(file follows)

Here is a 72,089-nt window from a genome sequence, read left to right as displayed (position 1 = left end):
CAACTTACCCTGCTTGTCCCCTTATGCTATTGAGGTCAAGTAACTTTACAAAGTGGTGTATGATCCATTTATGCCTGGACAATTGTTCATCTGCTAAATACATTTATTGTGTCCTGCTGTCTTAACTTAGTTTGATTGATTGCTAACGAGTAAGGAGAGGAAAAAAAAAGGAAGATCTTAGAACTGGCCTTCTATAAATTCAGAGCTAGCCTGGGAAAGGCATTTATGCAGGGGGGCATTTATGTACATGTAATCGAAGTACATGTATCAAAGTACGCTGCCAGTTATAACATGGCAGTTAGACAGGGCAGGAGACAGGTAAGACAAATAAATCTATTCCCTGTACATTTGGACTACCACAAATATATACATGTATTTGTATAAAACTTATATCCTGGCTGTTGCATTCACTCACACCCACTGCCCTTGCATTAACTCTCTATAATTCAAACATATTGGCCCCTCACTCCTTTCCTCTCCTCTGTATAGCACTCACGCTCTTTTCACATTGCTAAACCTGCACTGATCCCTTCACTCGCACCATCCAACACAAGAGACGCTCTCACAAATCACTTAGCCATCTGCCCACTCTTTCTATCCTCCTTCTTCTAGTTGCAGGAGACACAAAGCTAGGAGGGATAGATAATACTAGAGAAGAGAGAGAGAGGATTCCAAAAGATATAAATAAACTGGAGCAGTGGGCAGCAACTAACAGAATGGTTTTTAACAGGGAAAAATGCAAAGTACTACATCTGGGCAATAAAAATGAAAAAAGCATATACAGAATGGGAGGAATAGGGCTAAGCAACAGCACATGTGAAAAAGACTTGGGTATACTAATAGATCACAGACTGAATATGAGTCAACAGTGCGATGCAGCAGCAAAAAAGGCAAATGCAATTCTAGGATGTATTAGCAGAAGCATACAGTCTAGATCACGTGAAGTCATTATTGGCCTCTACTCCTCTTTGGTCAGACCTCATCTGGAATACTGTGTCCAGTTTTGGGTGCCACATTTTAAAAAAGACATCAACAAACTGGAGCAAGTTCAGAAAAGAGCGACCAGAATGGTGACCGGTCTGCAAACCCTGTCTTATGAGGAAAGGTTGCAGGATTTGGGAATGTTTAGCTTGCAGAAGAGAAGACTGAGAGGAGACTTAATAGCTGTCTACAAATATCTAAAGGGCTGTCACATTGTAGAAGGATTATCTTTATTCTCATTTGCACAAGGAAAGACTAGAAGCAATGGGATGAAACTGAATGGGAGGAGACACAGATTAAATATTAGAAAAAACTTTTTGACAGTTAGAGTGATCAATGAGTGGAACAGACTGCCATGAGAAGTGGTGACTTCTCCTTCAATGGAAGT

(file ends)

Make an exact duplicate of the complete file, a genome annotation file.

Here is a 72,089-nt window from a genome sequence, read left to right as displayed (position 1 = left end):
CAACTTACCCTGCTTGTCCCCTTATGCTATTGAGGTCAAGTAACTTTACAAAGTGGTGTATGATCCATTTATGCCTGGACAATTGTTCATCTGCTAAATACATTTATTGTGTCCTGCTGTCTTAACTTAGTTTGATTGATTGCTAACGAGTAAGGAGAGGAAAAAAAAAGGAAGATCTTAGAACTGGCCTTCTATAAATTCAGAGCTAGCCTGGGAAAGGCATTTATGCAGGGGGGCATTTATGTACATGTAATCGAAGTACATGTATCAAAGTACGCTGCCAGTTATAACATGGCAGTTAGACAGGGCAGGAGACAGGTAAGACAAATAAATCTATTCCCTGTACATTTGGACTACCACAAATATATACATGTATTTGTATAAAACTTATATCCTGGCTGTTGCATTCACTCACACCCACTGCCCTTGCATTAACTCTCTATAATTCAAACATATTGGCCCCTCACTCCTTTCCTCTCCTCTGTATAGCACTCACGCTCTTTTCACATTGCTAAACCTGCACTGATCCCTTCACTCGCACCATCCAACACAAGAGACGCTCTCACAAATCACTTAGCCATCTGCCCACTCTTTCTATCCTCCTTCTTCTAGTTGCAGGAGACACAAAGCTAGGAGGGATAGATAATACTAGAGAAGAGAGAGAGAGGATTCCAAAAGATATAAATAAACTGGAGCAGTGGGCAGCAACTAACAGAATGGTTTTTAACAGGGAAAAATGCAAAGTACTACATCTGGGCAATAAAAATGAAAAAAGCATATACAGAATGGGAGGAATAGGGCTAAGCAACAGCACATGTGAAAAAGACTTGGGTATACTAATAGATCACAGACTGAATATGAGTCAACAGTGCGATGCAGCAGCAAAAAAGGCAAATGCAATTCTAGGATGTATTAGCAGAAGCATACAGTCTAGATCACGTGAAGTCATTATTGGCCTCTACTCCTCTTTGGTCAGACCTCATCTGGAATACTGTGTCCAGTTTTGGGTGCCACATTTTAAAAAAGACATCAACAAACTGGAGCAAGTTCAGAAAAGAGCGACCAGAATGGTGACCGGTCTGCAAACCCTGTCTTATGAGGAAAGGTTGCAGGATTTGGGAATGTTTAGCTTGCAGAAGAGAAGACTGAGAGGAGACTTAATAGCTGTCTACAAATATCTAAAGGGCTGTCACATTGTAGAAGGATTATCTTTATTCTCATTTGCACAAGGAAAGACTAGAAGCAATGGGATGAAACTGAATGGGAGGAGACACAGATTAAATATTAGAAAAAACTTTTTGACAGTTAGAGTGATCAATGAGTGGAACAGACTGCCATGAGAAGTGGTGACTTCTCCTTCAATGGAAGT